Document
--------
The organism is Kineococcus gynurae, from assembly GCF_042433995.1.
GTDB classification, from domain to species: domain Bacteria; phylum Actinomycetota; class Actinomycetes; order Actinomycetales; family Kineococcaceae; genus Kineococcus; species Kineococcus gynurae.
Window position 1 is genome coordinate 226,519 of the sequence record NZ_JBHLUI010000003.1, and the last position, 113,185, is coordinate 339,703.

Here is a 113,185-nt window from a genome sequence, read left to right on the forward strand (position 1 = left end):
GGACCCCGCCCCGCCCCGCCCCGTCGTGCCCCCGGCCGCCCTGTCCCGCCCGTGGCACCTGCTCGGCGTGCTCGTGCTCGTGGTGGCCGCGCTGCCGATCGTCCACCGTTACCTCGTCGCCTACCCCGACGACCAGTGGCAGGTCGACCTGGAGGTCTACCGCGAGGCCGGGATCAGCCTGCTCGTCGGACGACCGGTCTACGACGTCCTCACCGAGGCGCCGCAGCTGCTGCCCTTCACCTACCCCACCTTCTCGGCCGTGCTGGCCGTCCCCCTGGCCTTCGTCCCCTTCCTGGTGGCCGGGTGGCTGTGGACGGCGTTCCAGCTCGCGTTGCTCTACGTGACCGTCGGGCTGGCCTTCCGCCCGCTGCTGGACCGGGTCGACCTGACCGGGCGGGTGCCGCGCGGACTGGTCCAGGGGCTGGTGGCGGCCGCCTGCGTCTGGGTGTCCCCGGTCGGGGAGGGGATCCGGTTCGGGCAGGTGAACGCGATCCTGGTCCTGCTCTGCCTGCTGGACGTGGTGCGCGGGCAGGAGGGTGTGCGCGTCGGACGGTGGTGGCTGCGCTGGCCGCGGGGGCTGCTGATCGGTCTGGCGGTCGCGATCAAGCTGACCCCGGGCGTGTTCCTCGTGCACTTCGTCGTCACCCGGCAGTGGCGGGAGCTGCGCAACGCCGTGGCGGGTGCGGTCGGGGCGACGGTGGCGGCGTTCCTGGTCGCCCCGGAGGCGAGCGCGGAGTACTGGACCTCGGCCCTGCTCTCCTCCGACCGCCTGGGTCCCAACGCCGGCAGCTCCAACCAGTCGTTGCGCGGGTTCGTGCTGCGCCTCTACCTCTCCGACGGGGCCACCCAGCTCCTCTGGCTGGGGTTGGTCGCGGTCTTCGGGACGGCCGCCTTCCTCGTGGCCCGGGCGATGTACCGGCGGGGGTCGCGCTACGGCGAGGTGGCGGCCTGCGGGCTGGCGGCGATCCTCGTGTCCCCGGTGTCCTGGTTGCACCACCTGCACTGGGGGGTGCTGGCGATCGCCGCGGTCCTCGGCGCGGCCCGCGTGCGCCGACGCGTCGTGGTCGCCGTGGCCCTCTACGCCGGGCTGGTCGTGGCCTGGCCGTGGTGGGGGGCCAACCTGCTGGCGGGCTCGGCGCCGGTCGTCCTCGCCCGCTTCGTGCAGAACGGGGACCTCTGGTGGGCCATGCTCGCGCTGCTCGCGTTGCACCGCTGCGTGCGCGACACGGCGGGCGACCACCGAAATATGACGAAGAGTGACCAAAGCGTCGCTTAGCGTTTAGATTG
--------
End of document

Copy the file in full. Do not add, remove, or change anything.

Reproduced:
The organism is Kineococcus gynurae, from assembly GCF_042433995.1.
GTDB classification, from domain to species: domain Bacteria; phylum Actinomycetota; class Actinomycetes; order Actinomycetales; family Kineococcaceae; genus Kineococcus; species Kineococcus gynurae.
Window position 1 is genome coordinate 226,519 of the sequence record NZ_JBHLUI010000003.1, and the last position, 113,185, is coordinate 339,703.

Here is a 113,185-nt window from a genome sequence, read left to right on the forward strand (position 1 = left end):
GGACCCCGCCCCGCCCCGCCCCGTCGTGCCCCCGGCCGCCCTGTCCCGCCCGTGGCACCTGCTCGGCGTGCTCGTGCTCGTGGTGGCCGCGCTGCCGATCGTCCACCGTTACCTCGTCGCCTACCCCGACGACCAGTGGCAGGTCGACCTGGAGGTCTACCGCGAGGCCGGGATCAGCCTGCTCGTCGGACGACCGGTCTACGACGTCCTCACCGAGGCGCCGCAGCTGCTGCCCTTCACCTACCCCACCTTCTCGGCCGTGCTGGCCGTCCCCCTGGCCTTCGTCCCCTTCCTGGTGGCCGGGTGGCTGTGGACGGCGTTCCAGCTCGCGTTGCTCTACGTGACCGTCGGGCTGGCCTTCCGCCCGCTGCTGGACCGGGTCGACCTGACCGGGCGGGTGCCGCGCGGACTGGTCCAGGGGCTGGTGGCGGCCGCCTGCGTCTGGGTGTCCCCGGTCGGGGAGGGGATCCGGTTCGGGCAGGTGAACGCGATCCTGGTCCTGCTCTGCCTGCTGGACGTGGTGCGCGGGCAGGAGGGTGTGCGCGTCGGACGGTGGTGGCTGCGCTGGCCGCGGGGGCTGCTGATCGGTCTGGCGGTCGCGATCAAGCTGACCCCGGGCGTGTTCCTCGTGCACTTCGTCGTCACCCGGCAGTGGCGGGAGCTGCGCAACGCCGTGGCGGGTGCGGTCGGGGCGACGGTGGCGGCGTTCCTGGTCGCCCCGGAGGCGAGCGCGGAGTACTGGACCTCGGCCCTGCTCTCCTCCGACCGCCTGGGTCCCAACGCCGGCAGCTCCAACCAGTCGTTGCGCGGGTTCGTGCTGCGCCTCTACCTCTCCGACGGGGCCACCCAGCTCCTCTGGCTGGGGTTGGTCGCGGTCTTCGGGACGGCCGCCTTCCTCGTGGCCCGGGCGATGTACCGGCGGGGGTCGCGCTACGGCGAGGTGGCGGCCTGCGGGCTGGCGGCGATCCTCGTGTCCCCGGTGTCCTGGTTGCACCACCTGCACTGGGGGGTGCTGGCGATCGCCGCGGTCCTCGGCGCGGCCCGCGTGCGCCGACGCGTCGTGGTCGCCGTGGCCCTCTACGCCGGGCTGGTCGTGGCCTGGCCGTGGTGGGGGGCCAACCTGCTGGCGGGCTCGGCGCCGGTCGTCCTCGCCCGCTTCGTGCAGAACGGGGACCTCTGGTGGGCCATGCTCGCGCTGCTCGCGTTGCACCGCTGCGTGCGCGACACGGCGGGCGACCACCGAAATATGACGAAGAGTGACCAAAGCGTCGCTTAGCGTTTAGATTG